It should not be surprising in these times of stress, economic frustrations, and questions about the values we place on paper currencies that the subject of gold and its market value should come to the fore.
Historically, gold has been accepted as the ultimate currency. In addition to its established monetary value, its timeless intrinsic value backs it up.
Gold's value has never been worth zero.
Fascination with gold and its value has been the subject of writers dating as far back as the 9th century B.C.
One such historian was Homer, 9th century poet who produced 28 volumes of the Iliad and Odyssey describing the life and times of the ancient city of Troy. Many considered the volumes to be mere poetry meandering from the mind of a Greek wanderer.
The Iliad and the Odyssey described in detail a treasury of gold that King Priam, ruler of Troy for 40 years, held in the royal palace.
With the final collapse of the Trojan Empire, the gold disappeared without a trace — with the exception of Homer's description.
About 3,000 years passed, until the arrival of archaeologist Heinrich Schliemann (1822-1890).
Schliemann was the son of a poor Protestant minister in Germany. His father schooled him in the tales of the Iliad and Odyssey and the Illustrated History of the World. Schliemann became interested early on in the ancient Greek language, inspired by overhearing a university student reciting the Odyssey in classical Greek. He later claimed that, at the age of 8, he had declared he would excavate Troyone day .
Up to the time of Schliemann, many scholars looked upon the Iliad and the Odyssey as ancient epics, or songs. Schliemann took the position that the books actually were accurate accounts of the day. By this time, he had become an archaeologist and set out to find and excavate the ancient 9th century B.C. city of Troy to locate King Priam's treasure.
In ancient times, when one civilization would conquer another, it would destroy all semblance of the conquered nation. Such is the case of Troy.
Schliemann had to excavate through the remnants of four destroyed civilizations before he found the 9th century B.C. city of Troy, five levels down.
In 1873, Schliemann located the remnants of the royal palace of King Priam, containing the treasure at the location Homer described.
The treasure, which was intact, was removed to a Berlin museum. The Russians captured the treasure when they invaded Germany during World War II. At last reports, it was in a museum in Moscow.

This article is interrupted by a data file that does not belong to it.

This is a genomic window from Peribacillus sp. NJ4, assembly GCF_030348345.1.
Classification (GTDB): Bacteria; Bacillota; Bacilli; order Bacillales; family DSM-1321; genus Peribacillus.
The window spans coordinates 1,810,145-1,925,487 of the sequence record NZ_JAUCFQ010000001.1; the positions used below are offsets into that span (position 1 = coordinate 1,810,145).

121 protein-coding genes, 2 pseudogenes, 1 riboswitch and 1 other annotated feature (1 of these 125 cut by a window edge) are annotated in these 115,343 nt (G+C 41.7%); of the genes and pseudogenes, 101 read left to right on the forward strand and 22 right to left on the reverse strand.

As a footnote, Schliemann had become involved in the California gold rush of 1849. A wealthy man by this time, he was president of a bank he founded in California that bought gold dust from the '49er miners.
Gold was back in the news again last week after the president of the World Bank, Robert Zoellick, caught the world by surprise when he wrote in the Financial Times that the world's largest economies should consider gold as an indicator to help set foreign currencies' exchange rates.
He seemed to be saying loud and clear the United States should return to the "gold standard." He has since retracted this statement.
The gold standard is a monetary system in which the standard economic unit of account is a fixed weight of gold.
President Richard Nixon ended the direct convertibility of the dollar to gold in 1971. Called the "Nixon Shock," his actions brought about the end of the U.S. gold standard and the direct convertibility of the dollar to gold in 1971.
The value of gold has gone up dramatically in the past 10 years. It has risen from $256 an ounce in 2001 to a record high of $1,410 an ounce as of Monday. This is an increase of 417 percent.
Having sparked a lively debate over the return to using gold as a peg for valuing global currencies, Zoellick said in a statement CNBC published Nov. 10 that his comments were misunderstood.
He told CNBC, “Gold is the 'elephant in the room' that must be addressed by policymakers, as it's being used as an alternative monetary asset because of unease about the strength of developed economies.”
Zoellick told CNBC he is not in favor of a return to the gold standard. Instead, he called for a more international currency system that could involve the dollar, euro, yen, pound, and yuan. He said in the Financial Times that gold could be used as an "international reference point of market expectations about inflation, deflation and future currency values."
“The dollar's dominance on world markets is changing and now multiple currencies are playing a greater role in the trade of assets,” Zoellick told CNBC.
From King Priam in ancient Troy to archaeologist Schliemann and the '49ers in California to today’s investors, the allure of gold is still irresistible.
E. Ralph Hostetter, a prominent businessman and agricultural publisher, also is a national and local award-winning columnist. He welcomes comments by email sent to email@example.com.
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